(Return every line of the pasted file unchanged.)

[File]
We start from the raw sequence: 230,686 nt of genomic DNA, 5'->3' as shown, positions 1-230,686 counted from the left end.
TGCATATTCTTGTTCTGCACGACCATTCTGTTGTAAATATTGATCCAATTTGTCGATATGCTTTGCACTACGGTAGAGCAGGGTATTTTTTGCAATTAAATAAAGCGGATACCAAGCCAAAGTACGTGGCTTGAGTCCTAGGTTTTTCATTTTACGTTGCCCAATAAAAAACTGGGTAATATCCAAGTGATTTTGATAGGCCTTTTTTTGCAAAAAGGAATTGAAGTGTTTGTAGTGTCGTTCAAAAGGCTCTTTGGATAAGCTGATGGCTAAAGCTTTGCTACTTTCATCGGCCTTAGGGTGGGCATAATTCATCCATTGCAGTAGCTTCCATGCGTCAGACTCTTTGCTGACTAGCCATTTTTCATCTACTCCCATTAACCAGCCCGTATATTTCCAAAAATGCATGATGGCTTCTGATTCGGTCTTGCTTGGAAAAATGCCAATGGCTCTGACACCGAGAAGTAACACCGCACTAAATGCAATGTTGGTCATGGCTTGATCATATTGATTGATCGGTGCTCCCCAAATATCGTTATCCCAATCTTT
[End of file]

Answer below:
We start from the raw sequence: 230,686 nt of genomic DNA, 5'->3' as shown, positions 1-230,686 counted from the left end.
TGCATATTCTTGTTCTGCACGACCATTCTGTTGTAAATATTGATCCAATTTGTCGATATGCTTTGCACTACGGTAGAGCAGGGTATTTTTTGCAATTAAATAAAGCGGATACCAAGCCAAAGTACGTGGCTTGAGTCCTAGGTTTTTCATTTTACGTTGCCCAATAAAAAACTGGGTAATATCCAAGTGATTTTGATAGGCCTTTTTTTGCAAAAAGGAATTGAAGTGTTTGTAGTGTCGTTCAAAAGGCTCTTTGGATAAGCTGATGGCTAAAGCTTTGCTACTTTCATCGGCCTTAGGGTGGGCATAATTCATCCATTGCAGTAGCTTCCATGCGTCAGACTCTTTGCTGACTAGCCATTTTTCATCTACTCCCATTAACCAGCCCGTATATTTCCAAAAATGCATGATGGCTTCTGATTCGGTCTTGCTTGGAAAAATGCCAATGGCTCTGACACCGAGAAGTAACACCGCACTAAATGCAATGTTGGTCATGGCTTGATCATATTGATTGATCGGTGCTCCCCAAATATCGTTATCCCAATCTTT